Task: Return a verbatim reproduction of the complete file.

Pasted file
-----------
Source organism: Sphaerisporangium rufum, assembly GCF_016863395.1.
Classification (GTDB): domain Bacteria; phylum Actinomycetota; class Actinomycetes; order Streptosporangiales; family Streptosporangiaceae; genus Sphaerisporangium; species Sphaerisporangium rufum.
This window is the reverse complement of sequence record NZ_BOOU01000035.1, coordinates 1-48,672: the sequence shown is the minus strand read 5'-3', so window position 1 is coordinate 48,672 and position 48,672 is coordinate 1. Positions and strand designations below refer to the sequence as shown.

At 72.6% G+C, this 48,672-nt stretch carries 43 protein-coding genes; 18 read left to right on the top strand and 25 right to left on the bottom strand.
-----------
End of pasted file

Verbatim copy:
Source organism: Sphaerisporangium rufum, assembly GCF_016863395.1.
Classification (GTDB): domain Bacteria; phylum Actinomycetota; class Actinomycetes; order Streptosporangiales; family Streptosporangiaceae; genus Sphaerisporangium; species Sphaerisporangium rufum.
This window is the reverse complement of sequence record NZ_BOOU01000035.1, coordinates 1-48,672: the sequence shown is the minus strand read 5'-3', so window position 1 is coordinate 48,672 and position 48,672 is coordinate 1. Positions and strand designations below refer to the sequence as shown.

At 72.6% G+C, this 48,672-nt stretch carries 43 protein-coding genes; 18 read left to right on the top strand and 25 right to left on the bottom strand.